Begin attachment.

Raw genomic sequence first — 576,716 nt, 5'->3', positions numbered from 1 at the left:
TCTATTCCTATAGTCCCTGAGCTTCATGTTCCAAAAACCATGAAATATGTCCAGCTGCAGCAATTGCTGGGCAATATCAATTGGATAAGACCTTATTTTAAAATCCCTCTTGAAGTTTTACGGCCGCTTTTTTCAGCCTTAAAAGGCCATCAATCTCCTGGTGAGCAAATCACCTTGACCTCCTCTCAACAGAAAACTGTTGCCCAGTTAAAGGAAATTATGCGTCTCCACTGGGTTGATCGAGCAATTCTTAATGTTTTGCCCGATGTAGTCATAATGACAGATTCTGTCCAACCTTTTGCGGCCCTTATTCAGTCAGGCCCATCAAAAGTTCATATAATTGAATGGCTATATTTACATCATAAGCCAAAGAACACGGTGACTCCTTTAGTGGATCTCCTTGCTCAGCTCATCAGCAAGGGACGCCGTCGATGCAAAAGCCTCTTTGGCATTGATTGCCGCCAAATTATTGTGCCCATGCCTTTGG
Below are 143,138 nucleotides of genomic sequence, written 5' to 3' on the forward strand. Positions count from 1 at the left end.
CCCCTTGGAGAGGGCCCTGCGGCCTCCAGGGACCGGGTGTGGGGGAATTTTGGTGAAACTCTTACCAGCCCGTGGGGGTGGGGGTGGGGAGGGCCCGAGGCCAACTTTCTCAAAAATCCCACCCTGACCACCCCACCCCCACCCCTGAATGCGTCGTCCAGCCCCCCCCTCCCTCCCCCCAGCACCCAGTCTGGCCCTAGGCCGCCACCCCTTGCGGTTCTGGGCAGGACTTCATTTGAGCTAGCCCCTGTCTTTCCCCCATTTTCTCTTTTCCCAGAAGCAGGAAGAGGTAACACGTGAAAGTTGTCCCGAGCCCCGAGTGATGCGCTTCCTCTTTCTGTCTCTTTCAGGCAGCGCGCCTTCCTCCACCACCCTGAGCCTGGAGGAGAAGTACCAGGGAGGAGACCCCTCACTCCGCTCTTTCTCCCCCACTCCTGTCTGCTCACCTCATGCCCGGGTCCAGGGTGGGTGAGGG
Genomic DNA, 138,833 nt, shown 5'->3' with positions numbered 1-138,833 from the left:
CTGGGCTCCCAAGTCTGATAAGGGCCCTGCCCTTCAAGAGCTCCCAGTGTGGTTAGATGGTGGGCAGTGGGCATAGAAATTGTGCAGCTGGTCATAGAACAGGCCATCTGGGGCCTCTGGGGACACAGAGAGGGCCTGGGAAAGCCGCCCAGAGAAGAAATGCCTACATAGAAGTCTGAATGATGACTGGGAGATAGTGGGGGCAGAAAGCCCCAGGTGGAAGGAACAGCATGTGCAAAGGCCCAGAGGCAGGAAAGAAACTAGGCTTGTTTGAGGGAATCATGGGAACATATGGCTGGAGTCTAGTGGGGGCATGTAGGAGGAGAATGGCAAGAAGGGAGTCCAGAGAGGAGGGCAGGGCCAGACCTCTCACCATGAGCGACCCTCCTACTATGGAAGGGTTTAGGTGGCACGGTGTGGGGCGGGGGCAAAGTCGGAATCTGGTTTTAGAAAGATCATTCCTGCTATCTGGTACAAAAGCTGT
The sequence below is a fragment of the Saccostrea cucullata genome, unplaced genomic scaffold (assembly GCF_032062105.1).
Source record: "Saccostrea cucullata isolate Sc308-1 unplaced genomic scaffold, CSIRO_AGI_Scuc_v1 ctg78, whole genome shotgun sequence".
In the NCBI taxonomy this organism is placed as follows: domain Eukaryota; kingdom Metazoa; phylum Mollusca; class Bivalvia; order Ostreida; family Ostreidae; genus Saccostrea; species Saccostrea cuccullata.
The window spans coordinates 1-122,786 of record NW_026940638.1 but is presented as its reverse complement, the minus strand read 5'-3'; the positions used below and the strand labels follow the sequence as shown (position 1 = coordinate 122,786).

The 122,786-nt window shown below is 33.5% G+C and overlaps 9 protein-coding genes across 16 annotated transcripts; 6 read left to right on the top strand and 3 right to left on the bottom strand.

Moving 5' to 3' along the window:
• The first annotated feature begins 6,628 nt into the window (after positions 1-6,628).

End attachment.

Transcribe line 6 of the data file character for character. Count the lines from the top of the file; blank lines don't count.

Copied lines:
CTGGGCTCCCAAGTCTGATAAGGGCCCTGCCCTTCAAGAGCTCCCAGTGTGGTTAGATGGTGGGCAGTGGGCATAGAAATTGTGCAGCTGGTCATAGAACAGGCCATCTGGGGCCTCTGGGGACACAGAGAGGGCCTGGGAAAGCCGCCCAGAGAAGAAATGCCTACATAGAAGTCTGAATGATGACTGGGAGATAGTGGGGGCAGAAAGCCCCAGGTGGAAGGAACAGCATGTGCAAAGGCCCAGAGGCAGGAAAGAAACTAGGCTTGTTTGAGGGAATCATGGGAACATATGGCTGGAGTCTAGTGGGGGCATGTAGGAGGAGAATGGCAAGAAGGGAGTCCAGAGAGGAGGGCAGGGCCAGACCTCTCACCATGAGCGACCCTCCTACTATGGAAGGGTTTAGGTGGCACGGTGTGGGGCGGGGGCAAAGTCGGAATCTGGTTTTAGAAAGATCATTCCTGCTATCTGGTACAAAAGCTGT